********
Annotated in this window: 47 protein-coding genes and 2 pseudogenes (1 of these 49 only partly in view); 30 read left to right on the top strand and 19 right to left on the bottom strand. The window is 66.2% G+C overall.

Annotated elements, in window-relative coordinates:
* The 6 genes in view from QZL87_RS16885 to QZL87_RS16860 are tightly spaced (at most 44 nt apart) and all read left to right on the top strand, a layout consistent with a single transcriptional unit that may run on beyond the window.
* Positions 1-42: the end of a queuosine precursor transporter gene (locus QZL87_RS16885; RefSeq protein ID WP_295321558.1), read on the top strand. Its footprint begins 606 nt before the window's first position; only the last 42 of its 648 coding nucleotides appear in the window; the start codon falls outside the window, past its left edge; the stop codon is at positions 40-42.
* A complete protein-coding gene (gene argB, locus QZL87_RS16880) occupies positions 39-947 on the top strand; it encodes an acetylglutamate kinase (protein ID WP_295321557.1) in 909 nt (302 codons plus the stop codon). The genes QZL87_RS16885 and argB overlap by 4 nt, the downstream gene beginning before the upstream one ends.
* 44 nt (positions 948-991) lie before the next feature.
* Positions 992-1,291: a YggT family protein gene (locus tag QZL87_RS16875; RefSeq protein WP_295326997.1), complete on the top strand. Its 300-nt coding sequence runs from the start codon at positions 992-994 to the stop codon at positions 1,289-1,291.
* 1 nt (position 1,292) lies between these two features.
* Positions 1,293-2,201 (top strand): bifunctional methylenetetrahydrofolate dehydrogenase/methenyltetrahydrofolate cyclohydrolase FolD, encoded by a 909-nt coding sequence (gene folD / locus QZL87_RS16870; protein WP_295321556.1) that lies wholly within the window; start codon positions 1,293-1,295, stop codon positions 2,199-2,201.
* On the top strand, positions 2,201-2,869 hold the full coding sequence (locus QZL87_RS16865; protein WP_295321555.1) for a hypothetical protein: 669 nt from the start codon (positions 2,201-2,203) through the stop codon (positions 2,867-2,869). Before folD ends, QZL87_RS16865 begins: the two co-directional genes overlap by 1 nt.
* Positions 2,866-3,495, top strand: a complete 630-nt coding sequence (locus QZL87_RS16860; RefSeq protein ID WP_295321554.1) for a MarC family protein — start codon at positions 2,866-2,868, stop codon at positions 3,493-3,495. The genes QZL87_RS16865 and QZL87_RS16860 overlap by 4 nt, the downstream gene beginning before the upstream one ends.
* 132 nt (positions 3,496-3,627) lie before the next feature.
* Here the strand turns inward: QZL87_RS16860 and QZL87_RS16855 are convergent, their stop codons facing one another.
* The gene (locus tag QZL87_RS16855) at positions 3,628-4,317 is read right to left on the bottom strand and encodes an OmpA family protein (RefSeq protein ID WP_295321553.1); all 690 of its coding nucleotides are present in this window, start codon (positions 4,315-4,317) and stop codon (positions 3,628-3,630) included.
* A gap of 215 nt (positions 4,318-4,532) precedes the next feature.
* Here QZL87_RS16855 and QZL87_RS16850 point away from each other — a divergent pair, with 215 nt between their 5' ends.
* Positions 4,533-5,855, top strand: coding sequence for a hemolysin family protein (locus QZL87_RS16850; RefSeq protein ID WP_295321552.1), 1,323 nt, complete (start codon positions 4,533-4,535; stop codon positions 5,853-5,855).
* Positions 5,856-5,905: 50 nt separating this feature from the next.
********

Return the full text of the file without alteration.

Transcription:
Annotated in this window: 47 protein-coding genes and 2 pseudogenes (1 of these 49 only partly in view); 30 read left to right on the top strand and 19 right to left on the bottom strand. The window is 66.2% G+C overall.

Annotated elements, in window-relative coordinates:
* The 6 genes in view from QZL87_RS16885 to QZL87_RS16860 are tightly spaced (at most 44 nt apart) and all read left to right on the top strand, a layout consistent with a single transcriptional unit that may run on beyond the window.
* Positions 1-42: the end of a queuosine precursor transporter gene (locus QZL87_RS16885; RefSeq protein ID WP_295321558.1), read on the top strand. Its footprint begins 606 nt before the window's first position; only the last 42 of its 648 coding nucleotides appear in the window; the start codon falls outside the window, past its left edge; the stop codon is at positions 40-42.
* A complete protein-coding gene (gene argB, locus QZL87_RS16880) occupies positions 39-947 on the top strand; it encodes an acetylglutamate kinase (protein ID WP_295321557.1) in 909 nt (302 codons plus the stop codon). The genes QZL87_RS16885 and argB overlap by 4 nt, the downstream gene beginning before the upstream one ends.
* 44 nt (positions 948-991) lie before the next feature.
* Positions 992-1,291: a YggT family protein gene (locus tag QZL87_RS16875; RefSeq protein WP_295326997.1), complete on the top strand. Its 300-nt coding sequence runs from the start codon at positions 992-994 to the stop codon at positions 1,289-1,291.
* 1 nt (position 1,292) lies between these two features.
* Positions 1,293-2,201 (top strand): bifunctional methylenetetrahydrofolate dehydrogenase/methenyltetrahydrofolate cyclohydrolase FolD, encoded by a 909-nt coding sequence (gene folD / locus QZL87_RS16870; protein WP_295321556.1) that lies wholly within the window; start codon positions 1,293-1,295, stop codon positions 2,199-2,201.
* On the top strand, positions 2,201-2,869 hold the full coding sequence (locus QZL87_RS16865; protein WP_295321555.1) for a hypothetical protein: 669 nt from the start codon (positions 2,201-2,203) through the stop codon (positions 2,867-2,869). Before folD ends, QZL87_RS16865 begins: the two co-directional genes overlap by 1 nt.
* Positions 2,866-3,495, top strand: a complete 630-nt coding sequence (locus QZL87_RS16860; RefSeq protein ID WP_295321554.1) for a MarC family protein — start codon at positions 2,866-2,868, stop codon at positions 3,493-3,495. The genes QZL87_RS16865 and QZL87_RS16860 overlap by 4 nt, the downstream gene beginning before the upstream one ends.
* 132 nt (positions 3,496-3,627) lie before the next feature.
* Here the strand turns inward: QZL87_RS16860 and QZL87_RS16855 are convergent, their stop codons facing one another.
* The gene (locus tag QZL87_RS16855) at positions 3,628-4,317 is read right to left on the bottom strand and encodes an OmpA family protein (RefSeq protein ID WP_295321553.1); all 690 of its coding nucleotides are present in this window, start codon (positions 4,315-4,317) and stop codon (positions 3,628-3,630) included.
* A gap of 215 nt (positions 4,318-4,532) precedes the next feature.
* Here QZL87_RS16855 and QZL87_RS16850 point away from each other — a divergent pair, with 215 nt between their 5' ends.
* Positions 4,533-5,855, top strand: coding sequence for a hemolysin family protein (locus QZL87_RS16850; RefSeq protein ID WP_295321552.1), 1,323 nt, complete (start codon positions 4,533-4,535; stop codon positions 5,853-5,855).
* Positions 5,856-5,905: 50 nt separating this feature from the next.